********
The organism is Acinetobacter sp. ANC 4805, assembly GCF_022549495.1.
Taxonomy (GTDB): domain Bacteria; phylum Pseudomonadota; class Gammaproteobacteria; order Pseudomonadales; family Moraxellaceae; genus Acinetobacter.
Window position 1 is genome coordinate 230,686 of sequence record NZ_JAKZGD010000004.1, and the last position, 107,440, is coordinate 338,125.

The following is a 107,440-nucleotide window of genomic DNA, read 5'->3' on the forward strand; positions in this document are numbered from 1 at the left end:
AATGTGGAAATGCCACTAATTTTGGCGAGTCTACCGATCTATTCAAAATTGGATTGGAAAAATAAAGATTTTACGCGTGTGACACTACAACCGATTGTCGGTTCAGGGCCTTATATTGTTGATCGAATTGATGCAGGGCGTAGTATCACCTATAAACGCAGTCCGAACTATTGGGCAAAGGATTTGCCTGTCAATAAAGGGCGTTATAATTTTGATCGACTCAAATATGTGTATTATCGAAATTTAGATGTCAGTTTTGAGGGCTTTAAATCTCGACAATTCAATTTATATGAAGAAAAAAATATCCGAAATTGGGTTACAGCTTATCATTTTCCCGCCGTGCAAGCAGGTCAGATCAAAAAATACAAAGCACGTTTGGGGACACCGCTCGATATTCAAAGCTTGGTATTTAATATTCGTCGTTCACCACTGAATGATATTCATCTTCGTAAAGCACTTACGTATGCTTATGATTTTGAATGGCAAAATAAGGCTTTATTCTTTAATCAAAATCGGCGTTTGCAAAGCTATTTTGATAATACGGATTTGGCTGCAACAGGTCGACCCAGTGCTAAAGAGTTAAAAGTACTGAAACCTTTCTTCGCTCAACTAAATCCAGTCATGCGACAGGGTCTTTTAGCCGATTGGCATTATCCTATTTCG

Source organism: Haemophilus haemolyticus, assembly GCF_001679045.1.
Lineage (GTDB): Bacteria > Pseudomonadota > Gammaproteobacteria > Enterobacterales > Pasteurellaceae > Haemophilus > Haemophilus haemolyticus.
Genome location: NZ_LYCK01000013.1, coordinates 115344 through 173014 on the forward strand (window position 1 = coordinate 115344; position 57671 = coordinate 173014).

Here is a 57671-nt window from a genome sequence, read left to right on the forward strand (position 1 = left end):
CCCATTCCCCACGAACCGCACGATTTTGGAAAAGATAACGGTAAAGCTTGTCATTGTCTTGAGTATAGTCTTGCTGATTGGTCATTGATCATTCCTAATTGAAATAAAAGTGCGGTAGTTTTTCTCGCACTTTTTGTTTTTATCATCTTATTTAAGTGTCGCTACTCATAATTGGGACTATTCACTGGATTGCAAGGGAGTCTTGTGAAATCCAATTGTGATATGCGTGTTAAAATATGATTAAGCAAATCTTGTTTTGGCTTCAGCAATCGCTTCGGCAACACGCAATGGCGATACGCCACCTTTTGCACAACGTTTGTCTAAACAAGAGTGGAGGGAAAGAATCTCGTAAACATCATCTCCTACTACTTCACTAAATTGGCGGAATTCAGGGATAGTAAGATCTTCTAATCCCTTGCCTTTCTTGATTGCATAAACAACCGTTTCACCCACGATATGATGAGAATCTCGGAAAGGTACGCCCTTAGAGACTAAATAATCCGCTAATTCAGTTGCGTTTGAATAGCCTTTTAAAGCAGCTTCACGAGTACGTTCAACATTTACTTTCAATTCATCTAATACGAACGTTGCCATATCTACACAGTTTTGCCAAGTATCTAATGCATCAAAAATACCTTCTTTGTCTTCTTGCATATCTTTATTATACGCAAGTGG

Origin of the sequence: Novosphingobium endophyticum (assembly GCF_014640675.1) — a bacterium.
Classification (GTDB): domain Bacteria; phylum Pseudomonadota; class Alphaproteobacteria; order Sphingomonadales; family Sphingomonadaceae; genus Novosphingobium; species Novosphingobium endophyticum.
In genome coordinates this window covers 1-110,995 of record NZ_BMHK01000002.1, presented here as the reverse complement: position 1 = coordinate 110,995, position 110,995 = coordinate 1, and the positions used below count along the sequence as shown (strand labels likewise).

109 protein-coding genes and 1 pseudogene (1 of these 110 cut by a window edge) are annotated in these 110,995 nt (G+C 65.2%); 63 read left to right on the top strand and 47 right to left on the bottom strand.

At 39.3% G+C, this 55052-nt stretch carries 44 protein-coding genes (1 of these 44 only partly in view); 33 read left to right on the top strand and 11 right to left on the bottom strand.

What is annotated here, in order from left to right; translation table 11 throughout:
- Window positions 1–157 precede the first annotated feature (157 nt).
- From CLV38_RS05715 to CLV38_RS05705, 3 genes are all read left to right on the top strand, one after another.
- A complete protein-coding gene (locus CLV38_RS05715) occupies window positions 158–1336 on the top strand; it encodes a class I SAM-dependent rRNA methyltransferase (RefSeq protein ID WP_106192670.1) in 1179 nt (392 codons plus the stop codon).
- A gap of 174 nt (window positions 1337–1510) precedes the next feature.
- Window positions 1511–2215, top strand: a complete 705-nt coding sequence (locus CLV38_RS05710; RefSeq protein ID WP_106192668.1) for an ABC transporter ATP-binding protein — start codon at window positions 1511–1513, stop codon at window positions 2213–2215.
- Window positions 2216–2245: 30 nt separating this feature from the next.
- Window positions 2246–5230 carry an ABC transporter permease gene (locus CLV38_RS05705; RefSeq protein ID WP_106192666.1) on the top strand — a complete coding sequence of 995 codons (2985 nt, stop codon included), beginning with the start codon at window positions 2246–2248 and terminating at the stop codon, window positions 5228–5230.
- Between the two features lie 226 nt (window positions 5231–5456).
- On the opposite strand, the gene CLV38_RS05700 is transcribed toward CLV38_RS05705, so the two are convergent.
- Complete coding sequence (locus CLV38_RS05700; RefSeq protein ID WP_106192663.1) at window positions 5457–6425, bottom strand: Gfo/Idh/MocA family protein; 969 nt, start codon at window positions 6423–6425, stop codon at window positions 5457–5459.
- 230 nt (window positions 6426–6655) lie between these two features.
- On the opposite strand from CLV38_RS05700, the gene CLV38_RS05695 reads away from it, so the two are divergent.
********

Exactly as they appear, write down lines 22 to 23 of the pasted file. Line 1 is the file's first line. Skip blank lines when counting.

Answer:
- Window positions 2216–2245: 30 nt separating this feature from the next.
- Window positions 2246–5230 carry an ABC transporter permease gene (locus CLV38_RS05705; RefSeq protein ID WP_106192666.1) on the top strand — a complete coding sequence of 995 codons (2985 nt, stop codon included), beginning with the start codon at window positions 2246–2248 and terminating at the stop codon, window positions 5228–5230.